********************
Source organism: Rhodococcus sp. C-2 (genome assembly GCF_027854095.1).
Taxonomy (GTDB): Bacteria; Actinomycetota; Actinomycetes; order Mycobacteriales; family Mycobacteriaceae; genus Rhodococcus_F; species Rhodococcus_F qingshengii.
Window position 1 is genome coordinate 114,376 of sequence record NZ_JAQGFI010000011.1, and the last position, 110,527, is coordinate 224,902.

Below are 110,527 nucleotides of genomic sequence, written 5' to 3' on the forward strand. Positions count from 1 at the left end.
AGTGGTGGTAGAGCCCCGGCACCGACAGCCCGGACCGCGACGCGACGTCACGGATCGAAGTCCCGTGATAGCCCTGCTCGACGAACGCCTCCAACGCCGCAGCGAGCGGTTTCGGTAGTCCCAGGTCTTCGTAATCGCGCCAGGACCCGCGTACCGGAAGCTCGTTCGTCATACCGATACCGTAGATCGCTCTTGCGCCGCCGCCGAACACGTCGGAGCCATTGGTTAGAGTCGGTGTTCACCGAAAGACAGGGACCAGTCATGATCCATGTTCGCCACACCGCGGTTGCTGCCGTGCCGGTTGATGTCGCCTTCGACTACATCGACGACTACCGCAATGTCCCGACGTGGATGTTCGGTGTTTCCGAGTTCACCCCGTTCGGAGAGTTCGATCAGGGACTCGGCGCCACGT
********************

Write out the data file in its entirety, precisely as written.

Source organism: Rhodococcus sp. C-2 (genome assembly GCF_027854095.1).
Taxonomy (GTDB): Bacteria; Actinomycetota; Actinomycetes; order Mycobacteriales; family Mycobacteriaceae; genus Rhodococcus_F; species Rhodococcus_F qingshengii.
Window position 1 is genome coordinate 114,376 of sequence record NZ_JAQGFI010000011.1, and the last position, 110,527, is coordinate 224,902.

Below are 110,527 nucleotides of genomic sequence, written 5' to 3' on the forward strand. Positions count from 1 at the left end.
AGTGGTGGTAGAGCCCCGGCACCGACAGCCCGGACCGCGACGCGACGTCACGGATCGAAGTCCCGTGATAGCCCTGCTCGACGAACGCCTCCAACGCCGCAGCGAGCGGTTTCGGTAGTCCCAGGTCTTCGTAATCGCGCCAGGACCCGCGTACCGGAAGCTCGTTCGTCATACCGATACCGTAGATCGCTCTTGCGCCGCCGCCGAACACGTCGGAGCCATTGGTTAGAGTCGGTGTTCACCGAAAGACAGGGACCAGTCATGATCCATGTTCGCCACACCGCGGTTGCTGCCGTGCCGGTTGATGTCGCCTTCGACTACATCGACGACTACCGCAATGTCCCGACGTGGATGTTCGGTGTTTCCGAGTTCACCCCGTTCGGAGAGTTCGATCAGGGACTCGGCGCCACGT